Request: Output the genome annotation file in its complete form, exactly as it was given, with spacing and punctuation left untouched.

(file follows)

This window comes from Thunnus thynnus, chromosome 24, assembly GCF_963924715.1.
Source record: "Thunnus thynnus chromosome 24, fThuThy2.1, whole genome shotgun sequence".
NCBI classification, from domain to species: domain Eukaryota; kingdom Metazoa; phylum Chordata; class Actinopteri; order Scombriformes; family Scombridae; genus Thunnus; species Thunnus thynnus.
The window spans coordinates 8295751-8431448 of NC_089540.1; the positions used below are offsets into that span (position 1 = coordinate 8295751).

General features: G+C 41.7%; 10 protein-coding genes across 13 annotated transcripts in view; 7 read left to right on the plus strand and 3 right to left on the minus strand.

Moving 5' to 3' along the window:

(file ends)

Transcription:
This window comes from Thunnus thynnus, chromosome 24, assembly GCF_963924715.1.
Source record: "Thunnus thynnus chromosome 24, fThuThy2.1, whole genome shotgun sequence".
NCBI classification, from domain to species: domain Eukaryota; kingdom Metazoa; phylum Chordata; class Actinopteri; order Scombriformes; family Scombridae; genus Thunnus; species Thunnus thynnus.
The window spans coordinates 8295751-8431448 of NC_089540.1; the positions used below are offsets into that span (position 1 = coordinate 8295751).

General features: G+C 41.7%; 10 protein-coding genes across 13 annotated transcripts in view; 7 read left to right on the plus strand and 3 right to left on the minus strand.

Moving 5' to 3' along the window: